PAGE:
The Basissts of the Forgotten Grapes Band
“It's like fire and ice, basically. I feel my role in the band is to be somewhere in the middle of that, Kind of like lukewarm water.”
This quote comes from one of the greatest fictional bassists of all time, Derek Smalls of Spinal Tap, and it nicely sums up the role that both bassists play in most rock bands and that Cabernet Franc plays in traditional Bordeaux blends. Most bassists are included in the band simply to hold the line, to keep the song going and provide a constant rhythm and beat while the lead singer wails, prances, and entertains the crowd, the lead guitarist shreds and breaks off on his own riffs, and the drummer bangs away in his own little world, partially obscured to the rest of the audience (and if you don’t think there’s a correlation between drummers being partially obscured on the stage, being in their own world, and several of the most famous drummers of the 1960’s and 1970’s dying prematurely from drug overdoses, then you just don’t know rock n’ roll, my friend...but that’s a conversation for another time). Bassists are the benchmark, the constant, the metronome that keeps things ticking while melodic chaos ensues all around.
Likewise, Cab Franc is blended into clarets and Bordeaux blends for precisely the same reasons: because it provides a stiff, dry backbone that keeps these famous wines upright and prevents them from getting too fruity (from the Merlot and Malbec) or too tannic (from the Cabernet Sauvignon) or too dry (from the Petit Verdot). In this case, Cab Franc is like the traffic cop or the disciplinarian – keeping order and everything else in line to ensure that the wine remains in its drinkable sweet spot. It’s what makes the wine wine.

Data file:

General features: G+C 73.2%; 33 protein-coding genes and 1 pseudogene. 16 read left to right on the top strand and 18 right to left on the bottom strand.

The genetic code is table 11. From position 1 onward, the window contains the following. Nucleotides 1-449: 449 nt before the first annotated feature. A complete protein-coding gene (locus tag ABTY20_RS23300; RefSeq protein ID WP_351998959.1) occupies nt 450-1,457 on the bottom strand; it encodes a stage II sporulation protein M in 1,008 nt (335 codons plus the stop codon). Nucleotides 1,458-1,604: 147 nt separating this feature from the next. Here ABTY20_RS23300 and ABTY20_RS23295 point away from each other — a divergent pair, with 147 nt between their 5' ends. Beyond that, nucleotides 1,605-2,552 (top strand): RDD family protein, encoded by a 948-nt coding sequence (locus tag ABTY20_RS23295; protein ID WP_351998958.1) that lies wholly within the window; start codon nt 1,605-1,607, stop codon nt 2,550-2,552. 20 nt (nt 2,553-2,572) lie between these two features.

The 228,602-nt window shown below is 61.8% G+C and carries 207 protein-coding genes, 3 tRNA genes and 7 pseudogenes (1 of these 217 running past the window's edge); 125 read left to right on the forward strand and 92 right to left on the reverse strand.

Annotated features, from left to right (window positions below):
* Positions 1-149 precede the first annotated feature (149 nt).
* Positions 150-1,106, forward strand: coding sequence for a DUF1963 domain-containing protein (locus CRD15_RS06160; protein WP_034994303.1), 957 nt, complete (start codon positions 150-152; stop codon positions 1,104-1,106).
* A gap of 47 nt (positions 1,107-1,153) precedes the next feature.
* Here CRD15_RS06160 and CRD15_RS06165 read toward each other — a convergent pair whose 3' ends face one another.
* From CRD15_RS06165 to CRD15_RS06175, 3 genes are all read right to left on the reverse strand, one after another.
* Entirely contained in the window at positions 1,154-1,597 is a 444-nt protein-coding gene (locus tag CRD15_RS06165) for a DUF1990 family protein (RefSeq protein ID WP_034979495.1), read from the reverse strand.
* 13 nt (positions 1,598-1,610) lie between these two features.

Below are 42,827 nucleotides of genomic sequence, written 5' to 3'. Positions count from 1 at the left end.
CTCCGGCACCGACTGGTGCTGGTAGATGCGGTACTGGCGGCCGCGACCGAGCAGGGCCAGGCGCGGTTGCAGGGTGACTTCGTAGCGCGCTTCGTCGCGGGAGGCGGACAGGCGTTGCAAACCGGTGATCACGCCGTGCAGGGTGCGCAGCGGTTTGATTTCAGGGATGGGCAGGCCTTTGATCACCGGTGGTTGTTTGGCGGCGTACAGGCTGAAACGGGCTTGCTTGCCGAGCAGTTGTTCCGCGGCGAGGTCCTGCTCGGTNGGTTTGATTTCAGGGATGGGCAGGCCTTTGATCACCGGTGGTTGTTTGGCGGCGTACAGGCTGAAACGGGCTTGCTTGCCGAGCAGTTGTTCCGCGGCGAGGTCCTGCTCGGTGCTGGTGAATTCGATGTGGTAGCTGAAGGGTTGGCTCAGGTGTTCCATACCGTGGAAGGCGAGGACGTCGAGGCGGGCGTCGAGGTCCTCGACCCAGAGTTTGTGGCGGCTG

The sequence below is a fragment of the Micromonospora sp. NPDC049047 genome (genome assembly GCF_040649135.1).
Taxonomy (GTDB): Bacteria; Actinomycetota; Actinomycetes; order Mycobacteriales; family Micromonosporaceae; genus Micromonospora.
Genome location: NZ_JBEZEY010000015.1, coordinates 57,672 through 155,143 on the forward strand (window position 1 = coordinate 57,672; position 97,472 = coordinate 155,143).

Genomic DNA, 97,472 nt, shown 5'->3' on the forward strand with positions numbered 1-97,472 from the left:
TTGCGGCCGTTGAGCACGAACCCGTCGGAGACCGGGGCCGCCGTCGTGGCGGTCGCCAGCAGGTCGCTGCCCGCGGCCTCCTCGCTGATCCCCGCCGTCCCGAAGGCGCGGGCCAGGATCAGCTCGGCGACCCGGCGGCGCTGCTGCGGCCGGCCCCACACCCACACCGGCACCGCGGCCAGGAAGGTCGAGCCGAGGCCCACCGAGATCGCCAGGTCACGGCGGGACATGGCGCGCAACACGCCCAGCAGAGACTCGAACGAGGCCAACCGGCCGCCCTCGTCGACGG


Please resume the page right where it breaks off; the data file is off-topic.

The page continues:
But, while most bassists enjoy a state of relative anonymity for most of their careers (honestly, show of hands out there from those of you who could tell me what band Ross Valory played bass for, or who knew who Michael Anthony was before he broke out the Jack Daniels bass for the first time), there are those bassists that stand out, those that get noticed and actually lead the band either through their charm, their charisma, or their singing or songwriting prowess. You can see some of those men on the front page and up above – punk/indie god Mike Watt, Sting, Gene Simmons, Flea of the Red Hot Chili Peppers, Geddy Lee of Rush, Primus’ Les Claypool, Bootsy Collins...these are the bassists who redefine the instrument and role of the bass player itself, men who can keep the beat but lead at the same time. They are unafraid to step out from the darkest trenches of the stage and introduce themselves to the audience. They are the bassists not afraid to go solo.